- Magnification (Catastrophizing) or Minimization: Seeing the positive results of your actions (or others actions) as smaller than they really are, and the negative results of your actions (or others actions) as bigger than they really are. Magnification is also termed “Catastrophizing”, because it is making “a mountain out of a molehill.” For example: Thinking that a dinner party is going to be a disaster because everyone didn’t show up; After an argument, thinking “Our marriage is a failure and it’s not going to get better” (Magnification). “I guess her affair wasn’t really that bad. I don’t even know why I’m so angry- it was only an online relationship” (Minimizing feelings of self and others). ” So what that I got the kitchen clean. The rest of the house is a mess. I didn’t get anything done today” (Minimizing accomplishments).
- Should Statements (Shoulding Yourself, Shoulding Others): When you try to motivate yourself with “should” and “shouldn’t”, as if you had to be whipped and punished before you could be expected to do anything. “Musts” and “oughts” are also offenders. The emotional consequences are guilt and shame. When you direct “should” statements toward others, most likely the person will feel anger, frustration, and resentment.
- Labeling and Mislabeling: This is an extreme form of generalization. Instead of describing your error, you attach a negative label to yourself. “I’m a loser.” When someone else’s behavior rubs you the wrong way, you attach a negative label to him. “He’s a selfish jerk.” Mislabeling involves describing an event with language that is highly colored, emotionally loaded, and very painful for the recipient and damaging to a relationship (whether you do this to yourself or other people).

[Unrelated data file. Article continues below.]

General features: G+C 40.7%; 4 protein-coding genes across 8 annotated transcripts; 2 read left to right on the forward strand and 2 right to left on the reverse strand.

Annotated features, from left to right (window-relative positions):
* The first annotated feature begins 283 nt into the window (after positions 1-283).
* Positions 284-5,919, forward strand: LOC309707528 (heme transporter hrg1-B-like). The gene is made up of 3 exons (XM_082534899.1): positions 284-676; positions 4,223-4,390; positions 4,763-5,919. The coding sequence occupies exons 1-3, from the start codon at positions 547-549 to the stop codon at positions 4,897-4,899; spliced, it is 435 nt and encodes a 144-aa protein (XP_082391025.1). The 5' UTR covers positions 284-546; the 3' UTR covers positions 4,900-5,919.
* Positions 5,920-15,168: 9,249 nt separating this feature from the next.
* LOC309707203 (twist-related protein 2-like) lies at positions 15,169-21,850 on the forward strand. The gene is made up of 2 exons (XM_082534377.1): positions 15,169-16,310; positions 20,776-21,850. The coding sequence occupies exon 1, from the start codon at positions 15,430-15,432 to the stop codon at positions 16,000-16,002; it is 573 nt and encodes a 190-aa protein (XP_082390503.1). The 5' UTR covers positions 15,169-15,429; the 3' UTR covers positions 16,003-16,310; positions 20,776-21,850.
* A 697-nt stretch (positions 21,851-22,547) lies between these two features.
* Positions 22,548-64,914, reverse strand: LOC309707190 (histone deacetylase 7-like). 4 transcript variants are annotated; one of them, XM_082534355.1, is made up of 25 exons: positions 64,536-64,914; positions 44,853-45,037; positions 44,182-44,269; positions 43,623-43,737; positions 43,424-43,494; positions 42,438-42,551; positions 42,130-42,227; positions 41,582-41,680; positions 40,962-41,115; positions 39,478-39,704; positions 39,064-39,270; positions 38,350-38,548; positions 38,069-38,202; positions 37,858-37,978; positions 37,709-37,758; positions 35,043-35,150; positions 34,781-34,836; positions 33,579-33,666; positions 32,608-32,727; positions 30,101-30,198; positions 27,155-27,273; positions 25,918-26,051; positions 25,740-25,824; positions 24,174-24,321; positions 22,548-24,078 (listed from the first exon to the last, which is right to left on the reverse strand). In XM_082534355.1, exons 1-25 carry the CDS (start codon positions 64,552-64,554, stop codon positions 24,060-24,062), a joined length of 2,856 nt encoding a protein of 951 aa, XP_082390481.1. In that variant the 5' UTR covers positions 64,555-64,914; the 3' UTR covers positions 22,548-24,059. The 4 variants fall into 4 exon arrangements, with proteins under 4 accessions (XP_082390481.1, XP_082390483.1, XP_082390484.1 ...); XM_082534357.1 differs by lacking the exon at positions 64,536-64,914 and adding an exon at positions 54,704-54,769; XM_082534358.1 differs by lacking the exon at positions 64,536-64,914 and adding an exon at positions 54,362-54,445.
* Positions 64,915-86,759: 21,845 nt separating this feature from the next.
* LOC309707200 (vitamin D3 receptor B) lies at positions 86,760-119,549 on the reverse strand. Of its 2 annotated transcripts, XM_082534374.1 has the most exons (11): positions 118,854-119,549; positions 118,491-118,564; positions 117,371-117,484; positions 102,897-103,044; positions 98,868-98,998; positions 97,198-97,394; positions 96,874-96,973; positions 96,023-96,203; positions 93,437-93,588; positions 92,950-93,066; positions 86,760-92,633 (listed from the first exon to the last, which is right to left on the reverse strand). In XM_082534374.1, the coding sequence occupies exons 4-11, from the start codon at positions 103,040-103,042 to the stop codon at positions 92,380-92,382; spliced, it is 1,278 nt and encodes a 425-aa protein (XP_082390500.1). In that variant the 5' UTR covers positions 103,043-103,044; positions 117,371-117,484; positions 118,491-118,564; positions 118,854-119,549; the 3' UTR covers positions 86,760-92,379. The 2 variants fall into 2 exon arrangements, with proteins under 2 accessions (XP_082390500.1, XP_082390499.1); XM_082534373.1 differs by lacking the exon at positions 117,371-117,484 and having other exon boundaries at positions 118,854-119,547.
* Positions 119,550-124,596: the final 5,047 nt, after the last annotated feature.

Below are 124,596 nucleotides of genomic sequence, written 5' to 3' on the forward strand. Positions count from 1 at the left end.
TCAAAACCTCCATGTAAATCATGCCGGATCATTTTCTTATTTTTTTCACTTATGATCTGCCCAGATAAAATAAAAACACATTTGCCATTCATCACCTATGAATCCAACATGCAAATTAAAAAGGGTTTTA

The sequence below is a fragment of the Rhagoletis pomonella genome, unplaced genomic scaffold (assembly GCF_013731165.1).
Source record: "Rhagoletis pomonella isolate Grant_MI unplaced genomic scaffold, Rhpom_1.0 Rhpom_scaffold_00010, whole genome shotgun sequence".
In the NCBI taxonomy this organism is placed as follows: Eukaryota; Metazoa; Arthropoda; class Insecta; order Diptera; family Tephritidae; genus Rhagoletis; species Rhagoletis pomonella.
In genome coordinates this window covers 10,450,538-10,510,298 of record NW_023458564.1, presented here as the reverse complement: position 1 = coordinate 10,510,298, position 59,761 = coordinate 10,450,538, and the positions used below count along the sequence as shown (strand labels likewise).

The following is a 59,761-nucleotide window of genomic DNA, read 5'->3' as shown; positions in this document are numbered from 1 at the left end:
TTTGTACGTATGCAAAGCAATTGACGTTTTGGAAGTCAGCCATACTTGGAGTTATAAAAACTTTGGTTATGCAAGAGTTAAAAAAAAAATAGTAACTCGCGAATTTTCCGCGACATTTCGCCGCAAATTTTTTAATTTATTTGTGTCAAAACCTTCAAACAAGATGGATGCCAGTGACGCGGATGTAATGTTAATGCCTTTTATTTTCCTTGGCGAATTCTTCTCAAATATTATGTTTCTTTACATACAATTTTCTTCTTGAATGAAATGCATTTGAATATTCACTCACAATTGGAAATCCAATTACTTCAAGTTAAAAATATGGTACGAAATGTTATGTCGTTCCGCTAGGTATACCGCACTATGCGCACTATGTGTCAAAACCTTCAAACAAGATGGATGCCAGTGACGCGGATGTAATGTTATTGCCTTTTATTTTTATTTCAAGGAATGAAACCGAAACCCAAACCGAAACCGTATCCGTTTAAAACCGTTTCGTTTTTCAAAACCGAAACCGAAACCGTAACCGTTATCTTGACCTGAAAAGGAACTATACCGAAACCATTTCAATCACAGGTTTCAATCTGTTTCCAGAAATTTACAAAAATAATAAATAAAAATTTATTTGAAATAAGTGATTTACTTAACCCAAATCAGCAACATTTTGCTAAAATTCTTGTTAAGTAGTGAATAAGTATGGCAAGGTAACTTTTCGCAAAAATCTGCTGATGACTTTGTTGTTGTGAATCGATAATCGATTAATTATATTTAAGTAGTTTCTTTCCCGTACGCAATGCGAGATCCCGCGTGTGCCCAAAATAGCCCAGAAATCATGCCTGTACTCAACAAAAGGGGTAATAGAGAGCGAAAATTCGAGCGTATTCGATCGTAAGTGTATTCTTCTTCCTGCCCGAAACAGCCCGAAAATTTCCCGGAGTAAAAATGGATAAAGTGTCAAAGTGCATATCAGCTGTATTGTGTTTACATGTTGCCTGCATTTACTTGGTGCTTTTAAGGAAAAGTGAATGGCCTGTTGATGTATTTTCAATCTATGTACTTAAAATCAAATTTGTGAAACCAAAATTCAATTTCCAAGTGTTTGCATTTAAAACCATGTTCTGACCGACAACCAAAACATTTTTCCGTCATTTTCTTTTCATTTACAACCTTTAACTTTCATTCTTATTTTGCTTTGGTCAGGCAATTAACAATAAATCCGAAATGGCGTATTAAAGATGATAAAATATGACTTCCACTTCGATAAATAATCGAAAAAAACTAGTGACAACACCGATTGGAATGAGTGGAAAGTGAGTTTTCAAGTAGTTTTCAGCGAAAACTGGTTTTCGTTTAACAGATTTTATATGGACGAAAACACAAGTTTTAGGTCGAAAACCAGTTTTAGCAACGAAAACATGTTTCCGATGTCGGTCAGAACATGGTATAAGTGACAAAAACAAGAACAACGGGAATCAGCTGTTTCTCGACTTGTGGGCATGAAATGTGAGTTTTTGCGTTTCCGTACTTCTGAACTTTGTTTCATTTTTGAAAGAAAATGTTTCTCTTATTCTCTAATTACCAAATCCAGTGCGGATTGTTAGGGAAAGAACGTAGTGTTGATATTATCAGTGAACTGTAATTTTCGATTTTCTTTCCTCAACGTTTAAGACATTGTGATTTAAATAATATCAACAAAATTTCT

- Personalization and Blame: When I personalize, I assume guilt for things that go wrong outside of my control. It is when you see yourself as the cause of some external event, of which you were not primarily responsible for. For example, if your significant other comes home from work angry and silent, and your first thought is “I must have done something wrong to make him angry.” Personalization can go hand in hand with “Mind Reading”. Blame is the same cognitive distortion, operating in reverse. Instead of taking responsibility for myself, I shift it onto someone else—particularly blaming others for how you are feeling. Behind both of these distortions is the assumption that if anything goes wrong, it must be someone’s fault. There are no mistakes, only crimes, and the “criminals” must be found and punished. Negative self-talk perpetuates feelings of despair and low self-esteem. The good news is that you can overcome this undesirable habit by:
- Training yourself to recognize these self-critical thoughts and recording them in a Daily Record of Cognitive Distortions.
- Identifying and recording the cognitive distortion.
- Developing and recording a more objective thought, negating the "bad" thought and nurturing a more realistic system for self-evaluation.
Working on changing patterns of thinking is difficult, yet will be extremely rewarding for you, as well as those you are in relationships with. If you recognize cognitive distortions happening in your life, give us a call. Counseling can help change that “stinkin’ thinkin’ ”, which will help you get on with a healthier and happier life!